DEBORAH: She’d invited me to meet her at a favorite restaurant, one of our usual dives, even though its undergoing renovation. Sometimes we talked about our kids and school, or our husbands and the quirks of marriage, and occasionally about our own ambitions. Always, somehow, our lives as Latter-day Saints colored our conversations. To be honest, being a Latter-day Saint has become increasingly challenging for us both, largely for the disharmony between what the Church offers straight and queer populations. Yet neither of us imagined we’d be having this conversation—the one in which she agonizes over the just-made revelation that her son is her daughter, that he says he always has been and that he’s so, so sorry, can she forgive him? Sometimes hearts break over queso.
Before I say anything else, I want to make it clear that her trans child is extremely fortunate to call her Mom. Her first concern is this child’s mental health and she has thrown herself into finding the best, most affirming mental health care available in our area.
As she revealed her story to me, she expressed that she really doesn’t know where this journey will take her family—and that she’s fighting the urge to pack up and move away from relatives whose religious devotion may harm her child—but the one direction that is crystal clear to her is that she cannot return to the LDS Church. “Even if everyone there says the right things once they know he’s transgender, I can’t take him back to the place where he’s heard so much trash about people like him. I can’t tell him Jesus loves him and made him but doesn’t approve of him.”** Her eyes look through me.
I have a warrior’s heart. What rises in me is a fierce desire to protect her and her family, to slash out all the ignorant ideas and rhetoric that too often fills our church building. I want to change hearts and minds so that kids like hers have a refuge in our Church, but the most I can realistically hope for is superficial improvement. This warrior has no power, no authority. But I have words: the reality is, The Church of Jesus Christ of Latter-Day Saints is incapable of ministering to trans people. It is so preoccupied with rules and obedience to itself that pastoral care is strapped on the sacrificial alter and burned to ash.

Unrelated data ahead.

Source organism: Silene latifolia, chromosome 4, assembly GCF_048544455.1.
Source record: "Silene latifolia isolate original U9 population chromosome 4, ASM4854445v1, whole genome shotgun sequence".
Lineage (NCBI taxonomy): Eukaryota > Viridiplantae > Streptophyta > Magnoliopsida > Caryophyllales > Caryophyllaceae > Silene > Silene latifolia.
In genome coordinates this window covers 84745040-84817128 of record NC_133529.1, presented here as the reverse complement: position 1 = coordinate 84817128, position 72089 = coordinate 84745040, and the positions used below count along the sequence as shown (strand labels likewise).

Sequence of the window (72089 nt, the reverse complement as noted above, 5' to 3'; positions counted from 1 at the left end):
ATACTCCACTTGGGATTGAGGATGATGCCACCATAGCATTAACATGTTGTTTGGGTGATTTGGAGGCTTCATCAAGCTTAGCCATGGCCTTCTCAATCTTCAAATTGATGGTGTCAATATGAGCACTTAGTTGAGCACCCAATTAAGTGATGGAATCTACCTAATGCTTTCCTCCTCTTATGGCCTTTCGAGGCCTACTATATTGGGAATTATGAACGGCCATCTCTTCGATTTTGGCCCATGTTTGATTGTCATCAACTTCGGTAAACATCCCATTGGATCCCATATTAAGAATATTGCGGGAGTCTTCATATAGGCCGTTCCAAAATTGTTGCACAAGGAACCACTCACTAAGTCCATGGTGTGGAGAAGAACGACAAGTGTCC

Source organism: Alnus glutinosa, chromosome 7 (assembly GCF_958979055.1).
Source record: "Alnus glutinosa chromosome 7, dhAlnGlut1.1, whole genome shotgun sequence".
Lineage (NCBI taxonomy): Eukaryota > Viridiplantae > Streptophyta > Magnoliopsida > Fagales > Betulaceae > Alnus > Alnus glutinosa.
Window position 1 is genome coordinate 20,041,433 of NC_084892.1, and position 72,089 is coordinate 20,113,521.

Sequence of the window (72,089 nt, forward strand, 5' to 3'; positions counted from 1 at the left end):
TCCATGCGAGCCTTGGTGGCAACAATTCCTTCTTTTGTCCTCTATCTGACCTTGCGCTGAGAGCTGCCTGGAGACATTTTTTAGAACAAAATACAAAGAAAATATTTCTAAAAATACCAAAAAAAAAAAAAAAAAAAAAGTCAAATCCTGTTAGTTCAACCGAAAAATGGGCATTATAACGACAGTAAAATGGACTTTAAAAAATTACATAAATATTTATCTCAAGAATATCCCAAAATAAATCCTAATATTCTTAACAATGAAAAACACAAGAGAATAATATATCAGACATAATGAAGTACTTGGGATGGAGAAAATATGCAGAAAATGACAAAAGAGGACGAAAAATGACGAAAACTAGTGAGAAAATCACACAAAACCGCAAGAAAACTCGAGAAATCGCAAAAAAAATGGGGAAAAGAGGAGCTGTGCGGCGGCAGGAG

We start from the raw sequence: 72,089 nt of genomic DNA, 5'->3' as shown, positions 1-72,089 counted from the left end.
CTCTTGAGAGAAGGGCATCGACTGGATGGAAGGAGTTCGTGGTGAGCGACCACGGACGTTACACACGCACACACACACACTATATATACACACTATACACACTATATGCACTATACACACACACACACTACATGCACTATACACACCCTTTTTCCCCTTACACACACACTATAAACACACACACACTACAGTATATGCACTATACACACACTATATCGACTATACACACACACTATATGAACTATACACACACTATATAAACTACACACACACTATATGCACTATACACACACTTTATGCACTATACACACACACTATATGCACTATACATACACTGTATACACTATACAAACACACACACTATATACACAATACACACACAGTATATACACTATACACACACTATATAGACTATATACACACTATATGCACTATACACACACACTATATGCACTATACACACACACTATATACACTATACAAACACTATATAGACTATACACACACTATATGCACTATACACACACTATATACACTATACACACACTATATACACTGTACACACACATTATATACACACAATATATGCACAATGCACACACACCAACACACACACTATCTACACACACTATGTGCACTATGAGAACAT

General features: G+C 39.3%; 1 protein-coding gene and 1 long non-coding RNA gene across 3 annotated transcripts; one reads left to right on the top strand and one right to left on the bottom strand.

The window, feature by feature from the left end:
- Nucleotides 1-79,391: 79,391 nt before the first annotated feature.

“The covenant path” is a catchy term that has usefulness. However, when it comes to our LGBTQ members, the covenant path imposes restrictions that expect rejection from the Savior. For the rest of us, the covenant path opens a gate to the divine in anticipation of God’s mercy. This disparity exists even though all of us, whether straight or queer, are sinners. In Mormonism—and in many other religions—such mercy is not presumed accessible by queer members, not unless they behave like their cishet peers. I can’t think of a single time Jesus said, “Come unto me as soon as you behave like the right kind of Jew.”
Lip service is not care. “We love you” is not care when it takes disciplinary action against children of God who fully transition, or when it refuses to accept legal name changes on its official records, or denies trans people access to the church classroom experiences they desire. Pastoral care doesn’t look like this.
Pastoral care is love that is not found on a path, or a road, or a ladder. It is an expansive and inclusive state of being. It doesn’t move forward or backward. It expands like an ever-widening circle. The love of Christ never stops learning, never stops imagining or creating. Most importantly, it cannot be limited, especially by the messiness of mortality.
The broader society may have made great strides in its treatment of homosexual people, but it remains cruel to transgender individuals. Church should be a sanctuary where people come for respite from the cruelties of the world, not a place that inflicts cruelties. I’m broken-hearted for my friend and her trans child because I’ve seen how the Church sometimes confuses good with evil, an understandable by-product of using checklist definitions for complex concepts. I love my Church, but I’ll never love it more than the people in it.
I recognize that the select group of men who sit behind the power desks in the Church Office Building are called as revelators, but I also recognize that I’m called to be the same, right here, in my own home and for my own life. One thing I’ve learned in my private exercise of faith is that revelation cannot happen where there is no imagination; God cannot confirm what we cannot imagine. For this reason, I will continue to imagine a better world, a better Church, and a better people because I can testify this is what He wants. My friend and her trans child need you to do this with me.
**The trans teen has declined my friend’s offer to change pronouns. As such, she awaits her daughter’s lead and continues to refer to her daughter with masculine pronouns.
Sisters Quorum exists to give voice to those who are not being heard and is seeking submissions. If you have a story to tell, SQ invites you to visit our submission page for guidelines.